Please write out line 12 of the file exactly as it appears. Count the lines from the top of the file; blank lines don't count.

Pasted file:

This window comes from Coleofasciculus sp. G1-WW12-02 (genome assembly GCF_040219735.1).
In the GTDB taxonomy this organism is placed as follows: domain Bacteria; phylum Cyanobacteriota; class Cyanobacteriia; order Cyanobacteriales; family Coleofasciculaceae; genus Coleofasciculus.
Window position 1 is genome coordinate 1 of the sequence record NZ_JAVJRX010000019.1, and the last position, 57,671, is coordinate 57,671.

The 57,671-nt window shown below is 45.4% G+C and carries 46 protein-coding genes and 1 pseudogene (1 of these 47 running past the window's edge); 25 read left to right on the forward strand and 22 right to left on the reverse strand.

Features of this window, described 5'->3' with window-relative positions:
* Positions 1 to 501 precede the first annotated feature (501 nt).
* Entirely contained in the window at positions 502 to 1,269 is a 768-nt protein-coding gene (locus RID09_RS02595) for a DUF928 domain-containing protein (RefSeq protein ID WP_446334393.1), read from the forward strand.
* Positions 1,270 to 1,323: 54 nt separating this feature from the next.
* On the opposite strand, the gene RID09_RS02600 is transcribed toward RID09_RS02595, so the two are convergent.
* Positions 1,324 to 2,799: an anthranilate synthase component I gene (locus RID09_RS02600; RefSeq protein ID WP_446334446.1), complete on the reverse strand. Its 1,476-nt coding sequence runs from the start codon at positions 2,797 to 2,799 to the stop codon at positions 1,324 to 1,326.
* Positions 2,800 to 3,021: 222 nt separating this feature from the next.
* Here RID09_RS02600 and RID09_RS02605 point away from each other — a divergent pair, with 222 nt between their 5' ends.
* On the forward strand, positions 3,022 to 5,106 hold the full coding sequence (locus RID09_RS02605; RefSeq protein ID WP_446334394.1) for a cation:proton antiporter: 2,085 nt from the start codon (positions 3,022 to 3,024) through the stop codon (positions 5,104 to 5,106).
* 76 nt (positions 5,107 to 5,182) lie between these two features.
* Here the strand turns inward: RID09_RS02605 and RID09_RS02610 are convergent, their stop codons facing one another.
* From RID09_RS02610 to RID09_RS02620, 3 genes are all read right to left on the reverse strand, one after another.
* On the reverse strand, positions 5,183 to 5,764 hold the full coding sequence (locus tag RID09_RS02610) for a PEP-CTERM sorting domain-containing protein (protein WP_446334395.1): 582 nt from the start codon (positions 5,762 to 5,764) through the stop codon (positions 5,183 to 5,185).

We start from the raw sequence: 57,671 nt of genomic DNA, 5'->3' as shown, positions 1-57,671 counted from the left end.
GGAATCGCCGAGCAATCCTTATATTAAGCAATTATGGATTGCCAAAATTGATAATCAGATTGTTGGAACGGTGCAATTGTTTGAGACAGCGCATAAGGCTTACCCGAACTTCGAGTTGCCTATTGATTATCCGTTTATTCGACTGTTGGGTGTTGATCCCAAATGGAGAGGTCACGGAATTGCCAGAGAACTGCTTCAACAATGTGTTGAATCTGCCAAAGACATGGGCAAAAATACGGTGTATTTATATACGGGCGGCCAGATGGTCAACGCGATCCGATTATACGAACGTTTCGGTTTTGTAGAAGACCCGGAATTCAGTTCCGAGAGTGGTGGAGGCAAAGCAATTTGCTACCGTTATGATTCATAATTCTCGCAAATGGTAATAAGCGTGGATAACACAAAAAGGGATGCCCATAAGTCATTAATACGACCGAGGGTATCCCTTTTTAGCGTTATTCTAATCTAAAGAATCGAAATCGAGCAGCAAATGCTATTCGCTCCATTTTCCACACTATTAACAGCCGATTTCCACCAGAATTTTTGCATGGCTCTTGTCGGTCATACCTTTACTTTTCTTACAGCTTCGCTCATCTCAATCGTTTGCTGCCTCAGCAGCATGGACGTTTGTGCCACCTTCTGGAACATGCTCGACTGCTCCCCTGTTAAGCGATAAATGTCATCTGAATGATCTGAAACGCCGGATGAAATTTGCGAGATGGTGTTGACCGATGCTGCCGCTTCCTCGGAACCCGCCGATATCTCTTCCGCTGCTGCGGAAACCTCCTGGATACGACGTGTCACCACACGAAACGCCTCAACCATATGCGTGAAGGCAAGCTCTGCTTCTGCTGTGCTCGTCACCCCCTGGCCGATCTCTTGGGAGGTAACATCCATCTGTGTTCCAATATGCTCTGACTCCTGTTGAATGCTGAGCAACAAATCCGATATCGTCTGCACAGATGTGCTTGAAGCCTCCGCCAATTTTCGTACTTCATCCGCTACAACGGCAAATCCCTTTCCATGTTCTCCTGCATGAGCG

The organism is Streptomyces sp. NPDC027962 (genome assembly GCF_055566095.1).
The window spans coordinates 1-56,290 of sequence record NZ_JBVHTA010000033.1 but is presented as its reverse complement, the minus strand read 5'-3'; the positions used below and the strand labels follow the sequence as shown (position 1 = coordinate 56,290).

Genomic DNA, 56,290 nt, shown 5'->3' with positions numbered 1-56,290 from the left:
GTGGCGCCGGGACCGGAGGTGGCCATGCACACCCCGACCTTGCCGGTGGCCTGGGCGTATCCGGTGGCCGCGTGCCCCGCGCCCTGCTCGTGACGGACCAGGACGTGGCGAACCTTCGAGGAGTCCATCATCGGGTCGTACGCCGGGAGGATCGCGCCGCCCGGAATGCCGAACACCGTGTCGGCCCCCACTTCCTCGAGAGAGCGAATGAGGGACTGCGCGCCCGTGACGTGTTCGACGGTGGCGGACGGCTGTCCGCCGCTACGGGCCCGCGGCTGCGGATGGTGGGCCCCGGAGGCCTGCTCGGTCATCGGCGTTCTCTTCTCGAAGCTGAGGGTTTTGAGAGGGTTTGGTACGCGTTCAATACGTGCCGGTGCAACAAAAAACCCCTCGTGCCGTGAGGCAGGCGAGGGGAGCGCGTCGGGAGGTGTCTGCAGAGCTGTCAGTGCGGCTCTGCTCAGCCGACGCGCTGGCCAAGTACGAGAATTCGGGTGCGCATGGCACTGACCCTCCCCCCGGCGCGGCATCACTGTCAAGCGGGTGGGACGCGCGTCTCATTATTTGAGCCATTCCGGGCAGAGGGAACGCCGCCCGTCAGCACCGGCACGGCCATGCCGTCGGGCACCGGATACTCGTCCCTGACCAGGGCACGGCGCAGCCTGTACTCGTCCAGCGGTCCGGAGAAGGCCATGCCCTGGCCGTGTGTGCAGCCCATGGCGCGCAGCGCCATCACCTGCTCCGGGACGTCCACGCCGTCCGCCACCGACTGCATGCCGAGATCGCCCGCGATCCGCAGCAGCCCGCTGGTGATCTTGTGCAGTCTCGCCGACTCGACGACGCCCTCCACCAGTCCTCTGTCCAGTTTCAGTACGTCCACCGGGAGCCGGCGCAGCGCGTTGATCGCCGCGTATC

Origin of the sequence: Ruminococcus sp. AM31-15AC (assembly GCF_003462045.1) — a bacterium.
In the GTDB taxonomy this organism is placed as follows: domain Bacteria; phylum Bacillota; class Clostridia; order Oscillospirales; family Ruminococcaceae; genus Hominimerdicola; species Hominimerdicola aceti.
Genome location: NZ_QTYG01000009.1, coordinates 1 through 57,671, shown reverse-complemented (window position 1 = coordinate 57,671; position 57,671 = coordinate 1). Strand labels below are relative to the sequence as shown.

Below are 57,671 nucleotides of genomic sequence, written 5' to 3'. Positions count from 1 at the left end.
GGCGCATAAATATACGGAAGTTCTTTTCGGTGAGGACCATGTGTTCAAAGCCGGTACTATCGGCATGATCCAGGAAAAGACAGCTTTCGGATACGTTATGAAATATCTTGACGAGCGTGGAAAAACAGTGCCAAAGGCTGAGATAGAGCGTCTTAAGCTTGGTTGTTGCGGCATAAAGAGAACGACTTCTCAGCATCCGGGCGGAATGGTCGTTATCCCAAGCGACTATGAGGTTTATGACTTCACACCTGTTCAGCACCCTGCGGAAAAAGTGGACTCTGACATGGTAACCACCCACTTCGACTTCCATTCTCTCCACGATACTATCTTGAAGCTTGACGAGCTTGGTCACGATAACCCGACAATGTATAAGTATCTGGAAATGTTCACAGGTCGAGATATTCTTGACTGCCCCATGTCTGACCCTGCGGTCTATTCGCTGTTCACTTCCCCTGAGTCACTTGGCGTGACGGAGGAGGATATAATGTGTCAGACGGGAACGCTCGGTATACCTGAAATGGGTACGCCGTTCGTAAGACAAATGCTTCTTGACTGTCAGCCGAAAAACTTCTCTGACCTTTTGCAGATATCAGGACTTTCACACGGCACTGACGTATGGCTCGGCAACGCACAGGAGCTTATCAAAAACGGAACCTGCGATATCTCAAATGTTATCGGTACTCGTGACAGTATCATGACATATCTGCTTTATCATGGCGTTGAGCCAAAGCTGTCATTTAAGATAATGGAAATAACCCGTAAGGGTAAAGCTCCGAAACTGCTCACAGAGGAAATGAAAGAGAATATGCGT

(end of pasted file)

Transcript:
* Here RID09_RS02600 and RID09_RS02605 point away from each other — a divergent pair, with 222 nt between their 5' ends.